It was a monumental night for Australia’s four Para-powerlifters on the Gold Coast, as one ended his decade long career in front of a home crowd, while the other three catapulted themselves into the next stages of their careers.
Perth local Ben Wright lead the way for the Australian contingent in the men’s heavyweight category, comfortably achieving three legal lifts. At 89.8kg, Wright was able to lift 172kg on his final lift to secure a total of 152.4 points, putting him into fifth place.
In any other circumstance, Wright would be unhappy with his result, but having had a seizure less than 10 weeks ago, which resulted in compression fractures in four of his vertebrae, he was thrilled with his placing and was thrilled at the prospect of what he might be able to do in the future.
“I’m lifting with a bit of a broken back at this point, so considering that I’m pretty happy,” he said.
“I knew it wasn’t going to be a PB before I got here, but I’m just stoked to be here to be honest. Three good lifts in front of a home crowd, I couldn’t ask for anything more.”
Having never lifted in front of his friends and family, let alone a roaring home crowd, Wright said there are only positives that he can take out of the experience of competing at his first Commonwealth Games.
“This is the biggest crowd I’ve lifted in front of. Leigh Skinner (Australian teammate) went out just before me and I heard how loud it was from out back.
“It was nothing compared to when you go out and this wall of sound just hits you.
“I’ve learnt that sometimes your preparation doesn’t go to plan and you just have to let your ego sit aside and follow the process, and mostly trust that the results will come. They did for me tonight.”
Veteran of the Australian Para-powerlifting team, three-time Commonwealth Games athlete Leigh Skinner used tonight as his swansong to his beloved sport.
While he was not able to complete three lifts in the same event as Wright, Skinner still considers tonight as his career highlight after 10 years on the international circuit.
“I’m disappointed with myself for missing two lifts but all in all, I had an absolute ball,” he said.
“I think finishing here in Australia, especially the Gold Coast, where I’m from, has been the most amazing feeling. It was nerve-racking to perform in front of so many people, but it was euphoric.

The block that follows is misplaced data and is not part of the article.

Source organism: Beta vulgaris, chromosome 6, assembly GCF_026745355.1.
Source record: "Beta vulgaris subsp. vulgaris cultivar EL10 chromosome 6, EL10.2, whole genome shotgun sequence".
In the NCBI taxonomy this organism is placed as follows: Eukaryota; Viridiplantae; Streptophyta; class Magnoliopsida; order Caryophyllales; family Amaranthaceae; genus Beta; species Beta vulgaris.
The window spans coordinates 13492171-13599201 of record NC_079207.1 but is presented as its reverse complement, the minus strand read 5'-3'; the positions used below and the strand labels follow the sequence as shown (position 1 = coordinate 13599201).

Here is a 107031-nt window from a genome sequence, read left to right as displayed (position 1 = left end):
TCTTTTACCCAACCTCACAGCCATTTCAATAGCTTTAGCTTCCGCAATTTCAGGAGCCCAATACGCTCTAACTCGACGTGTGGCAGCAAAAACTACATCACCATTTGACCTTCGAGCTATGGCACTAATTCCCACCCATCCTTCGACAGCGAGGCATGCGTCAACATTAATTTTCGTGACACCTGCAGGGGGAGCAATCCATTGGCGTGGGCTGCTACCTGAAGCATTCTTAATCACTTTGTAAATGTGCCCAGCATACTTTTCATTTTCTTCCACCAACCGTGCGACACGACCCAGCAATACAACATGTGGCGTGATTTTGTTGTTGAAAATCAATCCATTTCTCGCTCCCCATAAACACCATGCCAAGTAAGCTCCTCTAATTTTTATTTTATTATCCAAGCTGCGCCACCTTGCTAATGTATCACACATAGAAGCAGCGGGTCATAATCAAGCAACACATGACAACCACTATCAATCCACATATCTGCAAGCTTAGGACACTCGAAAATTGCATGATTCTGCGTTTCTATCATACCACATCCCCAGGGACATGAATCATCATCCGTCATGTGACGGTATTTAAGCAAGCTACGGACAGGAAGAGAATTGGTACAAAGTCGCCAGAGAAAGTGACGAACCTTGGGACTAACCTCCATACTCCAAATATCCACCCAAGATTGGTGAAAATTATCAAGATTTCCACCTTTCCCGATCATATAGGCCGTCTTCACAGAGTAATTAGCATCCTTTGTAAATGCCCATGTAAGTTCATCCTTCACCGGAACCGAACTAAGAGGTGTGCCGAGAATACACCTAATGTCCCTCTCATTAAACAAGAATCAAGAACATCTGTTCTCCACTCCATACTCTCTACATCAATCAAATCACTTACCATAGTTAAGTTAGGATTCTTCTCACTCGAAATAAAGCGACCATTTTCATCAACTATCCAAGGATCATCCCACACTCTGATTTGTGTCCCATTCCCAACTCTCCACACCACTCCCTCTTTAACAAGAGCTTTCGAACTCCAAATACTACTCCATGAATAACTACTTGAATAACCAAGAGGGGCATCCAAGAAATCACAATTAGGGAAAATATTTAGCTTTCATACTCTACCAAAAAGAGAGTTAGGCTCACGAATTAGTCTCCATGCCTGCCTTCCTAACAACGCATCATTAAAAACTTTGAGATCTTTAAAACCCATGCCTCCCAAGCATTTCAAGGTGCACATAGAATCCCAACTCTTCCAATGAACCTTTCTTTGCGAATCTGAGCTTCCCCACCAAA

“I learnt that people like what we do. Social media has gone nuts – everyone is congratulating us and wishing us well. The love we are receiving is overwhelming, and tonight is a night we’ll never forget.”
For Australia’s other two athletes, Kelly Cartwright and Nang Nguyen, the Commonwealth Games competition was a learning curve on their upward trajectory to Para-powerlifting stardom.
Cartwright, at 47kg herself, achieved her goal of setting a new personal best of 64kg, with three completed lifts. She finished in 7th place.
“I came out here wanting a PB, I did that. I came out here wanting to get three legal lifts. I did that. I couldn’t have asked for a better total,” Cartwright said.
For the former Paralympic long jump champion, the Commonwealth Games provided her with learnings, experience, and above all, motivation.
“Coming to a Commonwealth Games is a huge opportunity. I only started lifting eight months ago.
“To be doing this here with girls who have been doing this for more than a decade, I’d be stupid if I thought I would be pulling numbers out that they were. It takes years of practice.
“It’s made me hungry, this is just the beginning for me.”
Cartwright also admitted that the experience was a humbling journey for her as she finds her way in her new sport.
“I was nervous out there but I am more nervous about people expecting things. I was number one in my class (T42 long jump), I won a gold medal.
“I’ve come over to a very technical sport, a very difficult sport and it’s going to take many years. I have to get that ego out of my head and realise that I started somewhere in athletics and I have to start somewhere with this.
“I have to be humble and realistic about it. I’ve got a long way to go, but I’ll definitely be aiming for Tokyo.”
The fourth athlete to compete tonight was wheelchair athlete Nang Nguyen, who competed in the men’s lightweight class. Like Skinner, he was unable to complete his final two lifts and finished in 8th place.
“I loved the experience. I got a couple of technical aspects wrong in my last two lifts, one was that my hand touched the bar on the second one, and the third, my elbows were not straight enough.
“The power was there, but I just need to work on improving my technique.”
The Para-powerlifting team will now go back to training, to prepare for the Oceania Championships in Kitukushu, Japan this September.
By APC Media